top of page


Updated: Mar 1, 2022

Faces of Founders: Hiram, Maine is here! The first history book of "Great Ossapee" since Dr. William Teg's in 1964 is researched and written by Sally WIlliams for Hiram Historical Society. Its 332 pages are full of stories - some published here for the first time - that bring the founders to life - the families that entered the "forest primeval" to tame it - pioneers all, war heroes some and scoundrels a few! Not forgotten are the women who supported in building a sustainable, governable and livable town in southwestern Maine in the period 1774 to about 1830. Generously illustrated with photographs of the sturdy houses and barns that survived, as well as the buildings that did not, and the hardy families that built them. Published in October 2021 with the generous support of the Maine Arts Commission, Hiram businesses and individual donations to Hiram Historical Society. Faces of Founders: Hiram, Maine is a book to be read and relished many times over. $39.95. Available at Hiram Town Office, Soldiers Memorial Library, Hiram, Maine, Edge of Maine Gallery, Bridgton Books, your favorite bookstores or book sources, and, of course, on this website in our shop. By mail, send check payable to Hiram Historical Society, PO Box 35, Hiram 04041 - add $8.00 shipping and handling (total $47.95). Additional donations appreciated!

What is being said about Faces of Founders: Hiram, Maine

As a Maine historian I highly recommend Sally Williams Faces of Founders: Hiram, Maine. Though the author states “It is not a complete history or genealogy of the early settlement”, it provides the flavor and salient details necessary to arrive at an understanding of the early place and the people who settled and shaped Hiram. I have written a history of Maine, histories of L.L. Bean and Sweetser- Children’s Home as well as numerous biographical pieces, and writing a town history, even with a top co-author, was the hardest thing for me to manage. Sally Williams is a first-rate historian who knows her subject intimately and presents it clearly and honestly.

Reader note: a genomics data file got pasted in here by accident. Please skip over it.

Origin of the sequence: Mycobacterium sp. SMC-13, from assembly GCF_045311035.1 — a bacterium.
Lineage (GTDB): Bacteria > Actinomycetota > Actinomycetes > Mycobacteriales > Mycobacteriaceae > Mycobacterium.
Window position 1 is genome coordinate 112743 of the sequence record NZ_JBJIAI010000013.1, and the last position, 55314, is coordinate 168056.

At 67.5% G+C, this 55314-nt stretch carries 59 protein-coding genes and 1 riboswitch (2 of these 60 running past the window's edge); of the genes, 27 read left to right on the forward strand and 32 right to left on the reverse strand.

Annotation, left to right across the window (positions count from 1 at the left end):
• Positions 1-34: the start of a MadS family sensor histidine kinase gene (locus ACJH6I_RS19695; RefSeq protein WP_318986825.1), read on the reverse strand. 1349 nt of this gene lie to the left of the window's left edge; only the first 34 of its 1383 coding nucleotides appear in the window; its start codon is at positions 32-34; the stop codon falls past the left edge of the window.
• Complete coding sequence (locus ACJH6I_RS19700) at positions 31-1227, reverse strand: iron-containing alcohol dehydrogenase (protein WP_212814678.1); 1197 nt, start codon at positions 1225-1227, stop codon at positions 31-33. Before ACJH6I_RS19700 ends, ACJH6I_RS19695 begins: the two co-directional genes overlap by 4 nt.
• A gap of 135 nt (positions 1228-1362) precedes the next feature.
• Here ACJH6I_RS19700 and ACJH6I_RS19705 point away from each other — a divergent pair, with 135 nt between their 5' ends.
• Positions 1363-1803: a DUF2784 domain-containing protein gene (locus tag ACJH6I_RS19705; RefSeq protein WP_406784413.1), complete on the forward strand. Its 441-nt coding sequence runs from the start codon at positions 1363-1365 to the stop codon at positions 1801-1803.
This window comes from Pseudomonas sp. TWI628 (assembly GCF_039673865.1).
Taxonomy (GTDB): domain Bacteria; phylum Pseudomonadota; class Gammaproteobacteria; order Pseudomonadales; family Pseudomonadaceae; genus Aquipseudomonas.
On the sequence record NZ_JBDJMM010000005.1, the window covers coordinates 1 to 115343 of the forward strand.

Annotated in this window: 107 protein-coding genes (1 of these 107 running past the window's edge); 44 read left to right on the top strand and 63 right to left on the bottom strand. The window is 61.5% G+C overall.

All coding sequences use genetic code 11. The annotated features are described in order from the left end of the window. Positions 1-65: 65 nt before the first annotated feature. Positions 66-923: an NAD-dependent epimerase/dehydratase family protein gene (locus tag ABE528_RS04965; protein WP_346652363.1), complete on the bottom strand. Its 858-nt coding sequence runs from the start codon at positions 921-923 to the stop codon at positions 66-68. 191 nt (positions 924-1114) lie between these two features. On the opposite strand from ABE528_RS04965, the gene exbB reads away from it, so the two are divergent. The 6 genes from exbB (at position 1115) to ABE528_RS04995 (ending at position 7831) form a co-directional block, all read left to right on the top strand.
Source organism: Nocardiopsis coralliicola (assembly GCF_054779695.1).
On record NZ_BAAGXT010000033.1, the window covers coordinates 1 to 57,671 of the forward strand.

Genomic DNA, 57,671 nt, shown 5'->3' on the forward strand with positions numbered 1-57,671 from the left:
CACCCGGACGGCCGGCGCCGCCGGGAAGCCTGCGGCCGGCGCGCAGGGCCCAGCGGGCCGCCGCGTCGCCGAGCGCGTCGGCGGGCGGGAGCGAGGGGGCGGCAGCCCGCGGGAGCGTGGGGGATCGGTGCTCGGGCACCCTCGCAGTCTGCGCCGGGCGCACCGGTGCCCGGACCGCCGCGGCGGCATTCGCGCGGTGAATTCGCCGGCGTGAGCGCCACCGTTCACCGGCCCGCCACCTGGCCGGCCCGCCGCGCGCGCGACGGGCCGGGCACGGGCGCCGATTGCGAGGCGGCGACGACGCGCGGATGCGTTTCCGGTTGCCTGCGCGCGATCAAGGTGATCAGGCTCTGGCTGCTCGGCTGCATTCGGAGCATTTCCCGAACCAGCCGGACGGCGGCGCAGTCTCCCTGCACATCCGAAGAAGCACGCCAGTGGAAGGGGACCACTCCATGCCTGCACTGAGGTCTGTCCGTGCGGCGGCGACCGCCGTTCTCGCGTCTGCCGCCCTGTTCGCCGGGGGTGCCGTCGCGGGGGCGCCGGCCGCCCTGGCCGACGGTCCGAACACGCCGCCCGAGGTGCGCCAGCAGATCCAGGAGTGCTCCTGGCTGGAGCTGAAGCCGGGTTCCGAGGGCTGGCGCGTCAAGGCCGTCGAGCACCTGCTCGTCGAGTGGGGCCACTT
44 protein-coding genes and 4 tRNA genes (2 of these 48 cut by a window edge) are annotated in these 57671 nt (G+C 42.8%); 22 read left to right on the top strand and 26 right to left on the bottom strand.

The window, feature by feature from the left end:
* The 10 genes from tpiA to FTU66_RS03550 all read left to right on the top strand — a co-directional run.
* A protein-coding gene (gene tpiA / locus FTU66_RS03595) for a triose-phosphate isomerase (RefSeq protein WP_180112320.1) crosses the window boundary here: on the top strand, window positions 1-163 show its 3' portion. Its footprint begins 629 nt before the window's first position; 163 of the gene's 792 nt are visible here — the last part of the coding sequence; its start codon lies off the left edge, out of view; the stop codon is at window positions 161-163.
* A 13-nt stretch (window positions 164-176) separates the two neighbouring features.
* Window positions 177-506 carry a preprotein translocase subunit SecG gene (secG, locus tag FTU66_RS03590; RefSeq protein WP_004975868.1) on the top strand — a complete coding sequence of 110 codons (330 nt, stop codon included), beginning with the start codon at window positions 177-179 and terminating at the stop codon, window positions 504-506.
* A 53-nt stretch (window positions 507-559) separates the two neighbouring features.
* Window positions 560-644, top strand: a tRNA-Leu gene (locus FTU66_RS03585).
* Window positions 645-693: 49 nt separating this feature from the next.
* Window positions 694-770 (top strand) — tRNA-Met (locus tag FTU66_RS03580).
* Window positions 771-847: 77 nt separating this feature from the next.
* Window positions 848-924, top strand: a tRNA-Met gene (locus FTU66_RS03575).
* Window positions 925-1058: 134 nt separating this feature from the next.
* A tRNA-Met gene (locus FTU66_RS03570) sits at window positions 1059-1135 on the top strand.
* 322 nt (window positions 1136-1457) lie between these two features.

--William David Barry

author of Maine: The Wilder Half of New England, 2012

Town accounts are often notoriously dry, but in the right hands, they can be remarkable. Sally Williams moves deftly between the traditional establishment of Hiram and the rich social fabric of those who settled there. Smoothly written and generously illustrated, Faces of Founders shows insightful connection between the past and the present.

--Deborah Gould,

author of The Eastern: The Early Years, The Eastern: Later On and Household

Through a persistent search for Hiram’s story, Sally Williams compiled a beautifully and carefully constructed history not only of events but of the human condition. Faces and Founders: Hiram, Maine transcends the past and propels you into a present that still endures in the architecture, the landscape, and in the people that make up our shared experience.

--Bradford Fuller

author of Brownfield, Maine: An Illustrated History

Curious people want to know how things used to be in their hometowns. We wonder how the strong and adventurous people who arrived here centuries ago made the spot livable. We try to imagine how they kept themselves safe, what food they found and produced, how they related to Native people. How did they build things, get from place to place, make tools, use money, raise children, treat illness, share resources and keep order for the common good? How did women routinely constrained by societal norms in a rugged “man's world” remain strong and inventive, even into widowhood?

In her thoroughly engaging book of history Faces of Founders: Hiram, Maine author Sally Williams lays out in colorful detail what life was like in early Hiram and surrounding towns, from 1774 through the 1830s. Williams has done the meticulous, scholarly research. We get the prize: educational and fascinating stories of the courage, mistakes, and ingenuity of those who lived here long ago.

In this modern era, we bemoan our “busy-ness”. Williams' book is a terrific tutorial and reminder: early settlers did well nearly all things essential.

Since moving to Hiram I have wanted to picture the yesteryears of my new hometown, to ponder the true adventures of our founders and enjoy discussing those with neighbors and friends. Until now I did not have enough clear descriptions of early life in this region to do so. Now I do.

--Ellie Stein

Wards Hill, Hiram

"I’m halfway through and can’t put it down!” – Judy Pendexter Sargent, former Hiram resident


bottom of page